Vitamin B2 and UV light could reduce COVID-19 virus in human blood

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Scientists do not yet know if SARS-CoV-2, the virus that causes COVID-19, can be transmitted by blood transfusion.

But in a new study, researchers used existing technologies to show that exposing the coronavirus to riboflavin (vitamin B2) and ultraviolet light reduces pathogens in human plasma and whole-blood products.

The research was conducted by a team at Colorado State University.

In the study, the team tackled one of the big questions about the novel coronavirus: If the pathogen can spread through blood or by donating blood, would it be possible to kill the virus?

The research they conducted answers that question: yes, you can. They eliminated a huge amount of virus and we could not detect the virus post-treatment.

The research team used the Mirasol Pathogen Reduction Technology System to treat nine plasma and three whole-blood products for the study.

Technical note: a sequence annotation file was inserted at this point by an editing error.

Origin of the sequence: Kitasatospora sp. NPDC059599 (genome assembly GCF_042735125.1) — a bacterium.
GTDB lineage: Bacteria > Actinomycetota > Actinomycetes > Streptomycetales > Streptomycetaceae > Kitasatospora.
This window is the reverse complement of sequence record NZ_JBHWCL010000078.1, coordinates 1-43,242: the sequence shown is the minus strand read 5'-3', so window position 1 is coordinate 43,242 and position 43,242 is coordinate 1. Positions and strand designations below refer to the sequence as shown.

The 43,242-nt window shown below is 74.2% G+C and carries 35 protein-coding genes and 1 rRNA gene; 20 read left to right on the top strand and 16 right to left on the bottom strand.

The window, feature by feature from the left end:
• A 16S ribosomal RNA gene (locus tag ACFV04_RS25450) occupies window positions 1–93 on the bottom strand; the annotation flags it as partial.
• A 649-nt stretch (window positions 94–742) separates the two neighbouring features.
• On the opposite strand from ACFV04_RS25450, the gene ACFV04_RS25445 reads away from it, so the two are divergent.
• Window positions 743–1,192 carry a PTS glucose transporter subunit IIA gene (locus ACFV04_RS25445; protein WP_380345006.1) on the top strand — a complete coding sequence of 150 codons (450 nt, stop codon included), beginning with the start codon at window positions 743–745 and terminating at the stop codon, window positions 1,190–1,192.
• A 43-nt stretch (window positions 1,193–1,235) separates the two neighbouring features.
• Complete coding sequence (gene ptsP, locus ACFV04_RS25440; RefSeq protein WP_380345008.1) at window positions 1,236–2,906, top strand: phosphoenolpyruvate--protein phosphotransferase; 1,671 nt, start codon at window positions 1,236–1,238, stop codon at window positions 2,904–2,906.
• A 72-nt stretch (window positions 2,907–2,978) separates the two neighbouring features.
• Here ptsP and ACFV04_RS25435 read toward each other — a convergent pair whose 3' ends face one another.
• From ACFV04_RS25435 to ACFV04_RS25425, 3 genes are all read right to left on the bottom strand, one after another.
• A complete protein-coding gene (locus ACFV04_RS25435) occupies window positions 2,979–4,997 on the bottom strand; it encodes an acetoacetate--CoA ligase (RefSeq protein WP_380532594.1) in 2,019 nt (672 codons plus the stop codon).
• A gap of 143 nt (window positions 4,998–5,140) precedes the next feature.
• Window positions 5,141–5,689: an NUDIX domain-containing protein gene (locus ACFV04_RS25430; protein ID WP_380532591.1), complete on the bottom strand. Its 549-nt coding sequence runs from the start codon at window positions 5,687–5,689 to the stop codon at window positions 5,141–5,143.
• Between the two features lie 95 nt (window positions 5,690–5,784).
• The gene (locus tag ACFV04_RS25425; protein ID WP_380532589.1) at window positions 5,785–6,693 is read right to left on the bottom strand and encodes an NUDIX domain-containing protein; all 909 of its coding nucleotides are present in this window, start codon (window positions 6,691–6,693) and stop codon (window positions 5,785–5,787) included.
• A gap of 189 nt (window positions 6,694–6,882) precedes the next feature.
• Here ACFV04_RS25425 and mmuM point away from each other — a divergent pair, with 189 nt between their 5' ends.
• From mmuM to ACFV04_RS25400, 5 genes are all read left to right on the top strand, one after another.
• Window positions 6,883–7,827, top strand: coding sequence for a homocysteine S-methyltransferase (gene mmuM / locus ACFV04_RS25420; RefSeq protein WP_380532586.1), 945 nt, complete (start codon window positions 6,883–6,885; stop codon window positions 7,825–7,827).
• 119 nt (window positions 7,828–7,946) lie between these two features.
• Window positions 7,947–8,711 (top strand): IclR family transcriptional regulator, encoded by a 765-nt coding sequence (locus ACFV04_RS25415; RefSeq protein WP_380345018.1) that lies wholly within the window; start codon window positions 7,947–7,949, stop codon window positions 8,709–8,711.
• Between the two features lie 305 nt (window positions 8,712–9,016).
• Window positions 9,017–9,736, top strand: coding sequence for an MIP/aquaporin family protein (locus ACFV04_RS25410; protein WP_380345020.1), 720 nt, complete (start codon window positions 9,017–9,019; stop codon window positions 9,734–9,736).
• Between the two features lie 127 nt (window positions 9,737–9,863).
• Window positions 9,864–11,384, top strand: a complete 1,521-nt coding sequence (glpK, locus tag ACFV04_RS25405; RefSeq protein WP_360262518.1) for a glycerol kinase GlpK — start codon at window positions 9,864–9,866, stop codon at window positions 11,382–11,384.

The blood product or plasma is placed in a specially designed storage bag, riboflavin solution is added, and the mixture is then exposed to UV light.

The Mirasol PRT device gently shakes the bag to circulate the blood cells, so the cells come to the surface where they are exposed to the UV light.

The researchers caution that this is not an experiment to try at home. The light does not penetrate the entire bag, so it’s not the same as exposing body parts to UV light.

They said the research may help to avoid what happened in the 1980s when HIV was transmitted through blood and blood products while scientists were still trying to isolate and identify what might be causing the spread of the virus.

However, the Mirasol system is currently only approved for use outside of the United States, mainly in Europe, the Middle East, and Africa.

The researchers are currently studying whether SARS-CoV-2 is transmitted by blood. Ragan said they hope to answer that question very soon.

The lead author of the study is Dr. Izabela Ragan, a postdoctoral fellow in the Department of Biomedical Sciences at CSU.

The study is published in PLOS ONE.

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